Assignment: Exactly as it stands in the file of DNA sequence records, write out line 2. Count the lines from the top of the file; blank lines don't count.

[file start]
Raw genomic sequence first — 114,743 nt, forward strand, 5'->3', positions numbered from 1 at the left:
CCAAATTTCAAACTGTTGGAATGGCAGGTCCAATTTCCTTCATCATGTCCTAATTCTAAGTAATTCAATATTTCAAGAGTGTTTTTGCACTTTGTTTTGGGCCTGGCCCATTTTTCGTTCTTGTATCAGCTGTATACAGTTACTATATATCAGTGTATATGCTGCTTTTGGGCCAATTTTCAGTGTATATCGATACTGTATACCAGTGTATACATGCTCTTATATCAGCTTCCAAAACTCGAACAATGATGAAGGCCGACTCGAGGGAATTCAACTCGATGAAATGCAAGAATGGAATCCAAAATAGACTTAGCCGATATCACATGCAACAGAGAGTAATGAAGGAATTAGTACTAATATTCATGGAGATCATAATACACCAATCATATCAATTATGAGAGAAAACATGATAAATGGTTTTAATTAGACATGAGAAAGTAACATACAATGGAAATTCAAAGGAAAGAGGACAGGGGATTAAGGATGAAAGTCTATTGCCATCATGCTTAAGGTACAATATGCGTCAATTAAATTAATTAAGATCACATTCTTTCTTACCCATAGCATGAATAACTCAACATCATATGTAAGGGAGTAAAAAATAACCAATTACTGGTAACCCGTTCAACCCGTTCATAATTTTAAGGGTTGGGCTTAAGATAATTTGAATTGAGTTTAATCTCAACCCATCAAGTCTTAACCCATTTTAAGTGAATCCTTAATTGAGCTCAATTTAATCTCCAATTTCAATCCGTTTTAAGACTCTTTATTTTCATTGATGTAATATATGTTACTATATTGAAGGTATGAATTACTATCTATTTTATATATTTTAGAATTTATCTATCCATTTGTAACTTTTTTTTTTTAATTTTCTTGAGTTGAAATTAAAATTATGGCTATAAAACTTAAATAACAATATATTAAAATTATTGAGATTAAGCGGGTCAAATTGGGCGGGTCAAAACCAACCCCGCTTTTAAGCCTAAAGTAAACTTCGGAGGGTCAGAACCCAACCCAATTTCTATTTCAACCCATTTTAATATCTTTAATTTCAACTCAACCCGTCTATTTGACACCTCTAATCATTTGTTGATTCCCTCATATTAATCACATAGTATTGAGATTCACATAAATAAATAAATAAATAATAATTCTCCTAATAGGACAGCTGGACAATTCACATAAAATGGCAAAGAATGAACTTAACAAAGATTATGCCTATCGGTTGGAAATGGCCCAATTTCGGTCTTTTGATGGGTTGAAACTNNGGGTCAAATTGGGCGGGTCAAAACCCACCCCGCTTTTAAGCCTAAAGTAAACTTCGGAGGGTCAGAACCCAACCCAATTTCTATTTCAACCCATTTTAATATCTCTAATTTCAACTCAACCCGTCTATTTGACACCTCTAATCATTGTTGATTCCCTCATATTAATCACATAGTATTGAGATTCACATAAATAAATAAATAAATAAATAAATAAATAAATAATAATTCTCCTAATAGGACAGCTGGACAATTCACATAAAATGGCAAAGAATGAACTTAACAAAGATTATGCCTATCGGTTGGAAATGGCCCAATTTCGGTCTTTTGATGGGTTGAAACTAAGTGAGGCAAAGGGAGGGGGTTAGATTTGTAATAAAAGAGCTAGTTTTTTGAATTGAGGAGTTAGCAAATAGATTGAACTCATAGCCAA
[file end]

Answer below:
CCAAATTTCAAACTGTTGGAATGGCAGGTCCAATTTCCTTCATCATGTCCTAATTCTAAGTAATTCAATATTTCAAGAGTGTTTTTGCACTTTGTTTTGGGCCTGGCCCATTTTTCGTTCTTGTATCAGCTGTATACAGTTACTATATATCAGTGTATATGCTGCTTTTGGGCCAATTTTCAGTGTATATCGATACTGTATACCAGTGTATACATGCTCTTATATCAGCTTCCAAAACTCGAACAATGATGAAGGCCGACTCGAGGGAATTCAACTCGATGAAATGCAAGAATGGAATCCAAAATAGACTTAGCCGATATCACATGCAACAGAGAGTAATGAAGGAATTAGTACTAATATTCATGGAGATCATAATACACCAATCATATCAATTATGAGAGAAAACATGATAAATGGTTTTAATTAGACATGAGAAAGTAACATACAATGGAAATTCAAAGGAAAGAGGACAGGGGATTAAGGATGAAAGTCTATTGCCATCATGCTTAAGGTACAATATGCGTCAATTAAATTAATTAAGATCACATTCTTTCTTACCCATAGCATGAATAACTCAACATCATATGTAAGGGAGTAAAAAATAACCAATTACTGGTAACCCGTTCAACCCGTTCATAATTTTAAGGGTTGGGCTTAAGATAATTTGAATTGAGTTTAATCTCAACCCATCAAGTCTTAACCCATTTTAAGTGAATCCTTAATTGAGCTCAATTTAATCTCCAATTTCAATCCGTTTTAAGACTCTTTATTTTCATTGATGTAATATATGTTACTATATTGAAGGTATGAATTACTATCTATTTTATATATTTTAGAATTTATCTATCCATTTGTAACTTTTTTTTTTTAATTTTCTTGAGTTGAAATTAAAATTATGGCTATAAAACTTAAATAACAATATATTAAAATTATTGAGATTAAGCGGGTCAAATTGGGCGGGTCAAAACCAACCCCGCTTTTAAGCCTAAAGTAAACTTCGGAGGGTCAGAACCCAACCCAATTTCTATTTCAACCCATTTTAATATCTTTAATTTCAACTCAACCCGTCTATTTGACACCTCTAATCATTTGTTGATTCCCTCATATTAATCACATAGTATTGAGATTCACATAAATAAATAAATAAATAATAATTCTCCTAATAGGACAGCTGGACAATTCACATAAAATGGCAAAGAATGAACTTAACAAAGATTATGCCTATCGGTTGGAAATGGCCCAATTTCGGTCTTTTGATGGGTTGAAACTNNGGGTCAAATTGGGCGGGTCAAAACCCACCCCGCTTTTAAGCCTAAAGTAAACTTCGGAGGGTCAGAACCCAACCCAATTTCTATTTCAACCCATTTTAATATCTCTAATTTCAACTCAACCCGTCTATTTGACACCTCTAATCATTGTTGATTCCCTCATATTAATCACATAGTATTGAGATTCACATAAATAAATAAATAAATAAATAAATAAATAAATAATAATTCTCCTAATAGGACAGCTGGACAATTCACATAAAATGGCAAAGAATGAACTTAACAAAGATTATGCCTATCGGTTGGAAATGGCCCAATTTCGGTCTTTTGATGGGTTGAAACTAAGTGAGGCAAAGGGAGGGGGTTAGATTTGTAATAAAAGAGCTAGTTTTTTGAATTGAGGAGTTAGCAAATAGATTGAACTCATAGCCAA